Take 5 with Vlad Zaha, M.D., Ph.D.
The Center for Translational Medicine (CTM) and Advanced Imaging Research Center (AIRC) are excited to introduce Vlad Zaha, M.D., Ph.D. In addition to his role as Assistant Professor of Internal Medicine, Dr. Zaha will serve as the liaison between the AIRC and investigators on the UT Southwestern campus. Dr. Zaha will work with UT Southwestern Investigators to assist in collaborations with the AIRC.
Where are you from and where did you go to medical school?
I was born in Romania, and grew up in a rural part of the country, in a region known as Transylvania (may disappoint some – no vampires around there).
I completed my medical and scientific training at academic centers in Europe and the U.S.A. Chronologically:
- M.D. – Carol Davila School of Medicine, Romania
- Ph.D. – University of Freiburg, Germany
- Fellowship – Molecular Biology and Genetics, University of Utah
- Internal Medicine Residency – Indiana University
- Fellowship – Cardiology, Yale
- Fellowship – Advanced Cardiovascular Imaging, Yale and University College London, U.K.
What is your research?
The heart is an amazingly complex system that does not stop working for a lifetime. When the heart stops, life ends. My overarching research goal is to identify, develop, and apply protective mechanisms against irreversible myocardial injury and heart function decline.
I am interested in building a translational bridge between clinical applications and proof of concept model systems to improve myocardial protection clinically.
At the bedside and in imaging labs I acquired specialized clinical expertise in diagnosis and treatment of patients with heart disease, as well as in evaluating and managing patients with deleterious effects of cancer therapies on the heart. At the bench I trained in cardiac scientific research ranging from myocardial physiology, cell biology, intermediate energetic substrate metabolism, mitochondrial respiration, cellular signaling, and gene expression.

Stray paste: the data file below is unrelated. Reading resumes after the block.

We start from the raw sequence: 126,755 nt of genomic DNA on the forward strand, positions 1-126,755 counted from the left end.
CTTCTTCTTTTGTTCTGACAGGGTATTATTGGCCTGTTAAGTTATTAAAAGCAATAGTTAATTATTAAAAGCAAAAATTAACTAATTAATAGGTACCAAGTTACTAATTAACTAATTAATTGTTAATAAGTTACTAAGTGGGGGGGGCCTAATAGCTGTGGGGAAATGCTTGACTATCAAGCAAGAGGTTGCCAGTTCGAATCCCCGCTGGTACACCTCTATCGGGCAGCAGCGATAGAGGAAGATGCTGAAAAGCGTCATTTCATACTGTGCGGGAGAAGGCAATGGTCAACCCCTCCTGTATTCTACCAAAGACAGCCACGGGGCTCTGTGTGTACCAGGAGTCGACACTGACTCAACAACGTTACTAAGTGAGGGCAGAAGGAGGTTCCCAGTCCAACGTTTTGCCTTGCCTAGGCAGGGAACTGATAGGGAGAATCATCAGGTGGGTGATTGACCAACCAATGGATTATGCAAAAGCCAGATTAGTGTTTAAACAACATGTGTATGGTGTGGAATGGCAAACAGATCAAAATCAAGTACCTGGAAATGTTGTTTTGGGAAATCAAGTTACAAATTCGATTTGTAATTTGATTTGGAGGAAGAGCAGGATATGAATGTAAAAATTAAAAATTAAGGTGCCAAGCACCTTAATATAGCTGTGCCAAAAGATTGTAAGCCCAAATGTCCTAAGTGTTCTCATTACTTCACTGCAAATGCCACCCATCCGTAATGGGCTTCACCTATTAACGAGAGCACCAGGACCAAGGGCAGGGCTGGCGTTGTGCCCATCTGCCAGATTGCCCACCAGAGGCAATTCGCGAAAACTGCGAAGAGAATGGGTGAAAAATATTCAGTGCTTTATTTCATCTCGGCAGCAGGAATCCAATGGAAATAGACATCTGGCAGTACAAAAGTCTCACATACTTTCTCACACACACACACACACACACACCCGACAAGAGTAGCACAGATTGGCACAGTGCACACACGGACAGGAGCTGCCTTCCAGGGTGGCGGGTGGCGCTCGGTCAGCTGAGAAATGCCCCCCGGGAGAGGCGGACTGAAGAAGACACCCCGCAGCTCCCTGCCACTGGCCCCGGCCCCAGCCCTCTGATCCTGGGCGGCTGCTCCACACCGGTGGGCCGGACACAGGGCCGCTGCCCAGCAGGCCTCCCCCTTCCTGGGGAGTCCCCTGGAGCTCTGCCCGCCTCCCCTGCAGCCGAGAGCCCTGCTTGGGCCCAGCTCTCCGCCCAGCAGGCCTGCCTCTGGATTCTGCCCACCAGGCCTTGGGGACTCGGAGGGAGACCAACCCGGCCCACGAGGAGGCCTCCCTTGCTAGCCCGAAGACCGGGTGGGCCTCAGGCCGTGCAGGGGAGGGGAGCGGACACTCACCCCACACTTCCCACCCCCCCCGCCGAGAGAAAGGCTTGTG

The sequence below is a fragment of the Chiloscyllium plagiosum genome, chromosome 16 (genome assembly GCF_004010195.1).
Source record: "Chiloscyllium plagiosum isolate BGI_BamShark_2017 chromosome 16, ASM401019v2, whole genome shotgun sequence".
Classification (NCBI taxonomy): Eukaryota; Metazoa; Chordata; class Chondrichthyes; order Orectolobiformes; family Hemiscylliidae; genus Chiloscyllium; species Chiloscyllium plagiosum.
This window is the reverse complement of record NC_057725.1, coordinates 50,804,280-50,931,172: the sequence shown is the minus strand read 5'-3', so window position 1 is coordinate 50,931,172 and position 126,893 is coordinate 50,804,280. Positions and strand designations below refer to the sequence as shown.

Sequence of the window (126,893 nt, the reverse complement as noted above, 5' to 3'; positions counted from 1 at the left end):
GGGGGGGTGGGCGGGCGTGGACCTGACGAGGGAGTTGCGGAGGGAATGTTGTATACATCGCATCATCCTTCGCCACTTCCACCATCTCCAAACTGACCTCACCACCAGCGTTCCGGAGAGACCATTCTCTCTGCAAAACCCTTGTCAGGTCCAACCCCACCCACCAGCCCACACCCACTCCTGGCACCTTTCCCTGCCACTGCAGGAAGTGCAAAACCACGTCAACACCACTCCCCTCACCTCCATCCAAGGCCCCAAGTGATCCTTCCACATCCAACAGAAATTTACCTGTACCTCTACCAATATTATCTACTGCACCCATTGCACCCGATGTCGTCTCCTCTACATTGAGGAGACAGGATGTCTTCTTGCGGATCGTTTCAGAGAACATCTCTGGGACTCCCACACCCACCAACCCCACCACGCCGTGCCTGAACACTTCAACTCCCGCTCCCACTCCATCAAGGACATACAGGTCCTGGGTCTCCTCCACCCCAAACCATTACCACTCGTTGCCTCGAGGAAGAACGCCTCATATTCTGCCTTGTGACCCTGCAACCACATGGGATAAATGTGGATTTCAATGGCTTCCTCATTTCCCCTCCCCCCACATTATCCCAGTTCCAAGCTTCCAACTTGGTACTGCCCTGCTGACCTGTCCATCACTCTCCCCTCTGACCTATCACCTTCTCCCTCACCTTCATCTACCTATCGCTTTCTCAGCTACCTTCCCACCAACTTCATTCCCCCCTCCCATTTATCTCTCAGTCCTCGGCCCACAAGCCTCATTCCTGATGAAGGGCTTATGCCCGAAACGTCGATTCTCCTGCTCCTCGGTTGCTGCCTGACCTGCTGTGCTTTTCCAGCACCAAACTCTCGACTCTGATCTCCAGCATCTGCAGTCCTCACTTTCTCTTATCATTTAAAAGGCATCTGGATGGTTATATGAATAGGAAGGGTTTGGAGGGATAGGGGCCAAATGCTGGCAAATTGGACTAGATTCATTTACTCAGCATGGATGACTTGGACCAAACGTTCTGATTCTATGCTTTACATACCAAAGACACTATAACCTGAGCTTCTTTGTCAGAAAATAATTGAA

I plan to integrate my expertise from bedside and bench with a novel bridging technology (dynamic nuclear polarization) that promises noninvasive and nonradioactive visualization of biochemical cellular processes in situ in humans to answer key questions about the early stages in the evolution of heart disease. Identification of these steps is likely to lead to the development of new therapeutic interventions that would protect the heart.
What brought you to UT Southwestern?
My vision is that the best chance to succeed in a difficult project is to start with the right team of people, at the right time, and taking the right route. It is a team effort. UT Southwestern has a vibrant collaborative network of scientists genuinely interested to push further the edge of medical knowledge, perpetuating a reputable track record. The accomplishments are well known. The investment in future discoveries is palpable. I think here we have the right combination to start this project and good chances to succeed.
How do you plan to help clinical investigators use the AIRC?
AIRC is a tremendous resource that excels in high level technical biochemical and imagistic expertise. The approach will be multidirectional and involve a close collaboration between AIRC, CTM, and clinical research teams. First, within AIRC I will work to optimize targeted investigational protocols to state of the art diagnostic level, such as cardiac MRI studies, based on input from clinical research teams. Second, I will be able to explore unique areas of expertise within AIRC that would match investigators’ needs.
Third, I will work to develop new investigational tools with wide applicability, such as biochemical/molecular imaging. Fourth, I will reach back to clinical teams with specific technical information to include targeted techniques in population based research protocols to test causality of observations and specific mechanisms.
How do you plan to generate collaborations between investigators in using the AIRC?
This is a time of significant cultural change in the scientific world, marked by a general trend toward collaborative projects. There is tremendous interest from both technical and clinical experts to initiate such collaborations, but sometimes the common language is not established. One of my roles will be to interface these teams. In one direction I will assist with experimental design and in the other help identify priority technical developments for new synergistic projects.
How do you plan to facilitate investigators getting connected with the AIRC?
My direct involvement in AIRC technical development will be key to increase my working knowledge of the various resources. My clinical involvement in the medical community will create then a natural link between the different clinical science groups and specific AIRC resources.
What is the best way for investigators to contact you?
There will be several opportunities at various conferences and seminars on campus, including the AIRC seminars on Mondays at 2 p.m. and Tuesdays at 9 a.m. in NE2.5 classroom NE2M. Other than that email me. email@example.com